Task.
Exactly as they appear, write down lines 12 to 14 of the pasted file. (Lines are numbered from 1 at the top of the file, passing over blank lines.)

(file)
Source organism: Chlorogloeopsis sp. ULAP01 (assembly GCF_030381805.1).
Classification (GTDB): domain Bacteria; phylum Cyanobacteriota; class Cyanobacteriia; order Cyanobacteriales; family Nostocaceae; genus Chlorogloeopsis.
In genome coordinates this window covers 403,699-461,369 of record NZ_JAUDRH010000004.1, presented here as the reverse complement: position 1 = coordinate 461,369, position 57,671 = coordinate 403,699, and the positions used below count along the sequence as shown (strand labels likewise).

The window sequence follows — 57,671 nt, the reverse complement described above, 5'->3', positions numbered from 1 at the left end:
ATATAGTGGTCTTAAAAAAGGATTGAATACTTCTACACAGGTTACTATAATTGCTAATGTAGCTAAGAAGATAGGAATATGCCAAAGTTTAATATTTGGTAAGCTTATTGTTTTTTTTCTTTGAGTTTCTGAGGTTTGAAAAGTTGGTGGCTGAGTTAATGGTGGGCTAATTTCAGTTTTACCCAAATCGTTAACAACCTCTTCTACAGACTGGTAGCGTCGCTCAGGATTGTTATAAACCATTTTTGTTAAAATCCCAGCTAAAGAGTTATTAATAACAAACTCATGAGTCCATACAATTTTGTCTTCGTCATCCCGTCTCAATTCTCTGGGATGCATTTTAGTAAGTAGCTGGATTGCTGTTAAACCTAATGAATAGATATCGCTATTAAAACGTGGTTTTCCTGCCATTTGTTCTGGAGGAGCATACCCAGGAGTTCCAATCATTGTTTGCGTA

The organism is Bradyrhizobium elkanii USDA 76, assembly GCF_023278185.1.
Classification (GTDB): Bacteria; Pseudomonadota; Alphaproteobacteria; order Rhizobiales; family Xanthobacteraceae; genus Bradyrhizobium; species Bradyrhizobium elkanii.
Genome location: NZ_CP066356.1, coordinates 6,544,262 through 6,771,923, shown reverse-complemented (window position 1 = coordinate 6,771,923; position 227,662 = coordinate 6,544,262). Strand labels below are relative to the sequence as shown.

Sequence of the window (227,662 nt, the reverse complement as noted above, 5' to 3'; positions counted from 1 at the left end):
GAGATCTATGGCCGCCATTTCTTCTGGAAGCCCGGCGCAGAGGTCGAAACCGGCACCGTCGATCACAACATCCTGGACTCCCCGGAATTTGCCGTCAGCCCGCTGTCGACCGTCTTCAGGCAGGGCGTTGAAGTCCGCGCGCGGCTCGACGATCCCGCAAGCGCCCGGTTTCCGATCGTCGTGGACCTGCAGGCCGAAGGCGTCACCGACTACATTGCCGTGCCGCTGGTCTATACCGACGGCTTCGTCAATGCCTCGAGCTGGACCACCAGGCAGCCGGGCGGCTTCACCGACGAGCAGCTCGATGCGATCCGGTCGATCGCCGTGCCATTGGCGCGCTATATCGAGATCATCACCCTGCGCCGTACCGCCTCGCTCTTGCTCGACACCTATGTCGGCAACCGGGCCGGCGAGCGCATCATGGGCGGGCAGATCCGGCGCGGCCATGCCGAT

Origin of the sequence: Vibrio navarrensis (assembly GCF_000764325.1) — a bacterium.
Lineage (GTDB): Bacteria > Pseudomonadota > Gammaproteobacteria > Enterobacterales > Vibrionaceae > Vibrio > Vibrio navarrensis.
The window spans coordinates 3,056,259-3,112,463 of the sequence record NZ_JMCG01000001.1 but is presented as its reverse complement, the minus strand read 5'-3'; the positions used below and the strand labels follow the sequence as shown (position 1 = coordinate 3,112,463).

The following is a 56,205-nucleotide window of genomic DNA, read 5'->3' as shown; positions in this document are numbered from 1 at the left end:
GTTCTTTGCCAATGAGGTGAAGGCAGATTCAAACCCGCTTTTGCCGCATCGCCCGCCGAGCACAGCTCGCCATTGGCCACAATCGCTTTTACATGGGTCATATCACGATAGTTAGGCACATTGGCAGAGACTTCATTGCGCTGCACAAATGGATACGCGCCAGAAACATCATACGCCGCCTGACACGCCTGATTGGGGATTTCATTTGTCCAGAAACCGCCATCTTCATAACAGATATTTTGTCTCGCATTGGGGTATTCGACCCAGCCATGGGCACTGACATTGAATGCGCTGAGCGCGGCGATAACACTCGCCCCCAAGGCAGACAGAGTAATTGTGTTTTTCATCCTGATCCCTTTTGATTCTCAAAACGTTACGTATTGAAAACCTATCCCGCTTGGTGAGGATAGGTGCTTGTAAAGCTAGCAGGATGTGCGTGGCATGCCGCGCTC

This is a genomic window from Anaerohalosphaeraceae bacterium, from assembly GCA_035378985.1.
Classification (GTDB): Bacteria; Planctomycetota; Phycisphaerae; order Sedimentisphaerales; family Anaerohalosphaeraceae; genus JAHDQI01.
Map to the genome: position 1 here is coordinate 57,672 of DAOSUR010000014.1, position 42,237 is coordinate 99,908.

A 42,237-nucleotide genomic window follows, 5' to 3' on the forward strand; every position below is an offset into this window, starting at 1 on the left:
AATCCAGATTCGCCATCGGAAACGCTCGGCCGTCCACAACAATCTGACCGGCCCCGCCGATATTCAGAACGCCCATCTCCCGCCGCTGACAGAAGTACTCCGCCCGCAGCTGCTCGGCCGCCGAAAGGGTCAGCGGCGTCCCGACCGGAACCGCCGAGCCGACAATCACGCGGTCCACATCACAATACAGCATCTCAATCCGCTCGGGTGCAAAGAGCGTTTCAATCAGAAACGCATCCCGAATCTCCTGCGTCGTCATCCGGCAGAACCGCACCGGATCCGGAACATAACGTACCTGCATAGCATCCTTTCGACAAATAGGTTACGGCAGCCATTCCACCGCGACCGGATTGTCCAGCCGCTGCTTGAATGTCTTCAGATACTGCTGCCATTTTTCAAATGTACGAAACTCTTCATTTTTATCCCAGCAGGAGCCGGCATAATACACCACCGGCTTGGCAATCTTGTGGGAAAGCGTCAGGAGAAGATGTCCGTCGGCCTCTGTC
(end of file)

Lineage (GTDB): Bacteria > Pseudomonadota > Gammaproteobacteria > Enterobacterales > Vibrionaceae > Vibrio > Vibrio navarrensis.
The window spans coordinates 3,056,259-3,112,463 of the sequence record NZ_JMCG01000001.1 but is presented as its reverse complement, the minus strand read 5'-3'; the positions used below and the strand labels follow the sequence as shown (position 1 = coordinate 3,112,463).

The following is a 56,205-nucleotide window of genomic DNA, read 5'->3' as shown; positions in this document are numbered from 1 at the left end: